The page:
Monday, February 20, 2012

In Cupboard Pot Rack

For those of you who have been in touch with me lately have probably noticed that I've been somewhat distracted.  Or maybe you haven't. . . I'm not exactly focused all the time anyway!

The reason why is that my husband gave me an excellent Valentine's Day gift.  He gave me a budget to reorganize our cupboards and our pantry.  When we moved in five years ago, we set up the kitchen in a way that was necessary, not convenient.  We had a two year old climber who managed to get into everything.  Anything potentially dangerous was put high up, out of reach and the non-lethal items were left to the drawers and cabinets.  She's eight, now, and no longer a danger to herself and others so a reorganization is due.

One of my first projects was this totally awesome pot rack.  I've always wanted one but I don't have a spot to hang it without blocking the one and only window in my kitchen.  I was perusing online trying to come up with a solution and came across the idea of putting it in a cupboard.  Doesn't it look great?!?!


I'd love to take credit for this absolutely brilliant idea, but I can't. I found it on this blog. She does an excellent job giving a tutorial that I followed, making a few tweeks here and there.

I would suggest either purchasing a pot rack like this one and modifying it as she did in her blog or I would use a few boards (rails would work great) and buying these hooks.   I opted to buy the pot rack since it came with six hooks and the wood.  It ended up saving money because the hooks by themselves are very expensive.

I don't have many photographs of the process, mainly because I put it together late at night and I was too excited.  The entire project took less than twenty minutes to do and the result is fantastic.

I did follow her tutorial for the most part.  This is what I did differently.

First, I tossed all the assembly hardware except the two screws.  Yes, I even tossed the two hooks that go on the end.  From the ends that I cut off, I cut off three inches of the board that included the hole that was already put in there.  I just threaded the screw through the three pieces of wood on both sides.  It holds the boards apart perfectly so the hooks slide without trouble.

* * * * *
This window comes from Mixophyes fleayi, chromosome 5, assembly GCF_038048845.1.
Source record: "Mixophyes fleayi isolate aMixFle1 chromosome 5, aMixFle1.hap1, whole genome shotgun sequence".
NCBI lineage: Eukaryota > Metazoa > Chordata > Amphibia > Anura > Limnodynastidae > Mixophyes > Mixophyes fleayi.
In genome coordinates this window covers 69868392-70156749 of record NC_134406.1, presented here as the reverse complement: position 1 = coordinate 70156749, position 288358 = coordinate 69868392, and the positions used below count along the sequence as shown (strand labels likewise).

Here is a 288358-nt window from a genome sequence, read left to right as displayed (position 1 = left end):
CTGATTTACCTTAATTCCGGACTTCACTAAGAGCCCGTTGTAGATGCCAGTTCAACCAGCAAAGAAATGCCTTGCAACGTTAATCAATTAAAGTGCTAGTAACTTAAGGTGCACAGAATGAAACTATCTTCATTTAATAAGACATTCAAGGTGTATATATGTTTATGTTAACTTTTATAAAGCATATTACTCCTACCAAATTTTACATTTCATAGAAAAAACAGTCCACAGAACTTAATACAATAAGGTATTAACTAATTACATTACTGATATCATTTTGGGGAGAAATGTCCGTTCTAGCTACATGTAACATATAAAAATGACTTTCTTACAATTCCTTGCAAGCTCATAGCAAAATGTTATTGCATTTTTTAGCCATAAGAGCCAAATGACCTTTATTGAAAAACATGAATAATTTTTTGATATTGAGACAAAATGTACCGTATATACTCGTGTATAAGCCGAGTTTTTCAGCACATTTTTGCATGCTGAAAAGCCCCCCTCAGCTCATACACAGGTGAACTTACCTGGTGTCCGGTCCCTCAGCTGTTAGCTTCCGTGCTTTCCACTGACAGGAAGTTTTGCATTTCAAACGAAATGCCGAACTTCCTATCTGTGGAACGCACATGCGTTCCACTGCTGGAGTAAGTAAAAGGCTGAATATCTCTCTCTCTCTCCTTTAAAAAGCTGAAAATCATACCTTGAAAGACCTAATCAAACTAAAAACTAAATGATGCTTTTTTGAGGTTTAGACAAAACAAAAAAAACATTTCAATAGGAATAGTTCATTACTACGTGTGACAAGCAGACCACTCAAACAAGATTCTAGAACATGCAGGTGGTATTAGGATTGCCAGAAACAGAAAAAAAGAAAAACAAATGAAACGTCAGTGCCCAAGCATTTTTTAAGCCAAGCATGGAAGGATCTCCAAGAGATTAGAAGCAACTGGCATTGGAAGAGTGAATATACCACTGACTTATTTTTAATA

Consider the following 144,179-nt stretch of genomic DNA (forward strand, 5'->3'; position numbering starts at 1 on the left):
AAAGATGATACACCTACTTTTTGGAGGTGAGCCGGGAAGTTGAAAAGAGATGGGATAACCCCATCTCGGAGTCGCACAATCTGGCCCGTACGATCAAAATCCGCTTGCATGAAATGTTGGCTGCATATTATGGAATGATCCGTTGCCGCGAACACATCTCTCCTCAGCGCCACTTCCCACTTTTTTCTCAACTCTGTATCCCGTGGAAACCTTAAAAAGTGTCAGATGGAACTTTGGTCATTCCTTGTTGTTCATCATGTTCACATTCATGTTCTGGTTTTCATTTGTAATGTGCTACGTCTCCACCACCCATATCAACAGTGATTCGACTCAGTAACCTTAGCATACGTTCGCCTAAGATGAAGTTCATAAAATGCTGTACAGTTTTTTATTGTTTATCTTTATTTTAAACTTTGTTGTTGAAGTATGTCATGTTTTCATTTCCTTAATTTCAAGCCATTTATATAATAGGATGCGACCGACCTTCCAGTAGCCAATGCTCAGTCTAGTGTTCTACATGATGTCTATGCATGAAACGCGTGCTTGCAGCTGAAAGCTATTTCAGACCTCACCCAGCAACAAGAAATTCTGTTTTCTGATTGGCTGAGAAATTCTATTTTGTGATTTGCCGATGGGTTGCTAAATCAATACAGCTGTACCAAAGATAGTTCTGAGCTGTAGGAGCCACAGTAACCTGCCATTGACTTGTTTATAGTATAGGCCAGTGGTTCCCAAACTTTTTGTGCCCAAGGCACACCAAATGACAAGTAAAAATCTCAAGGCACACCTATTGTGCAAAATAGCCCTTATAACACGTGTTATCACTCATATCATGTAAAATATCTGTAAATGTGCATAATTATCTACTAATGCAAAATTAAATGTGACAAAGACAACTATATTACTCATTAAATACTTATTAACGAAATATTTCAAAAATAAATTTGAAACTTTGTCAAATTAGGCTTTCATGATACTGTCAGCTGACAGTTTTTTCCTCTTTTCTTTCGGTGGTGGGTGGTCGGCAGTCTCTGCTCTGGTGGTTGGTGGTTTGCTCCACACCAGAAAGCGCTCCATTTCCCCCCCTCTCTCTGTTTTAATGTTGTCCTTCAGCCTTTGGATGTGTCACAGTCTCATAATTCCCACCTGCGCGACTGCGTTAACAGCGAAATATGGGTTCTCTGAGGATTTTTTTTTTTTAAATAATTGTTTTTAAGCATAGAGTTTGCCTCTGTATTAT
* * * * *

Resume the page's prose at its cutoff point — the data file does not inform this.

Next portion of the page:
The other thing I did differently is that I mounted mine opposite the way she did.  She put her brackets in an L shape and I put mine upside down.  It worked better for the type of brackets I had.

That's it!  You put it together and drop the hooks in from the top.  I had room left to put up a shelf that has my steamer (no handles to hang) and my big fry pan.  I also keep the lids up there.

It's fantastically convenient and I don't have to unearth pans from an unsteady pan tower anymore.  We're pretty thrilled with this one!



If I do it again:

We're quite pleased with the results!  I don't think I'd do anything differently at this point.

Saturday, February 18, 2012

Kid Craft: Felt Flowers

We had a home sick day this week for my eight year old and by mid afternoon she was feeling better.  One of her assignments was to make a birthday card for her teacher so we tackled it.

This is what she made.


It turned out quite nice and she made it herself so she was quite proud!  The flower is quite easy.  You need a pair of scissors, a piece of felt and a hot glue gun.

Cut eight larger circles and one smaller circle out of the felt.  If you get less or more larger circles, that's fine.


Take one of your circles and put a dot of hot glue right in the center.

Fold the felt in half and then squish it around the hot glue.  The glue should be at the bottom of the "cone"  you just made.

 See?  The glue is between her fingers on the inside and the felt is being held in the squished position by it.


Do this with all your big circles.

Now take your small circle and start gluing all the points of your squished circles on to it.

 Keep going. . . .
Put them all on there. . . .


Fluff them out and you are done!  Here's what the back looks like:


Cut out a stem and some leaves and glue it all on a piece of paper.  You have a special birthday card for a special teacher!



If I do it again:

She had a blast making this!  If she was feeling a bit better we would have made an entire bouquet for the card.  Next time it would be fun!